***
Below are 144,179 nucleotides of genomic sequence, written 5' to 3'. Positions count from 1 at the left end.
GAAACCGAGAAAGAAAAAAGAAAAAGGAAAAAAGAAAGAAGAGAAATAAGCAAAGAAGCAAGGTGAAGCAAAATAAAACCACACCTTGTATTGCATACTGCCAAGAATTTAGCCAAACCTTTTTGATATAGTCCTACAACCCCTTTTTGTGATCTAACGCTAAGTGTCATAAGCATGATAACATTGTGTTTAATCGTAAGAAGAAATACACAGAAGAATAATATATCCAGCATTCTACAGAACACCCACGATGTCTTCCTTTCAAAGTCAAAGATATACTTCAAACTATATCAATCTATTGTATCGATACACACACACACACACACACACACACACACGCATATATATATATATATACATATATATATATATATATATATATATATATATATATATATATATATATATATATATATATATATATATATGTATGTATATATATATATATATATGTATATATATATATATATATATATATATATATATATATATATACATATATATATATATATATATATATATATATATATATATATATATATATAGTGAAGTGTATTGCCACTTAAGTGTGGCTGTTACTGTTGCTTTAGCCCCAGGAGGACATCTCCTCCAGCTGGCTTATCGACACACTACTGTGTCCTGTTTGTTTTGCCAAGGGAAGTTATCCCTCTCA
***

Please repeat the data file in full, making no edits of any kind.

Below are 144,179 nucleotides of genomic sequence, written 5' to 3'. Positions count from 1 at the left end.
GAAACCGAGAAAGAAAAAAGAAAAAGGAAAAAAGAAAGAAGAGAAATAAGCAAAGAAGCAAGGTGAAGCAAAATAAAACCACACCTTGTATTGCATACTGCCAAGAATTTAGCCAAACCTTTTTGATATAGTCCTACAACCCCTTTTTGTGATCTAACGCTAAGTGTCATAAGCATGATAACATTGTGTTTAATCGTAAGAAGAAATACACAGAAGAATAATATATCCAGCATTCTACAGAACACCCACGATGTCTTCCTTTCAAAGTCAAAGATATACTTCAAACTATATCAATCTATTGTATCGATACACACACACACACACACACACACACACACGCATATATATATATATATACATATATATATATATATATATATATATATATATATATATATATATATATATATATATATATATATATATATGTATGTATATATATATATATATATGTATATATATATATATATATATATATATATATATATATATATACATATATATATATATATATATATATATATATATATATATATATATATATAGTGAAGTGTATTGCCACTTAAGTGTGGCTGTTACTGTTGCTTTAGCCCCAGGAGGACATCTCCTCCAGCTGGCTTATCGACACACTACTGTGTCCTGTTTGTTTTGCCAAGGGAAGTTATCCCTCTCA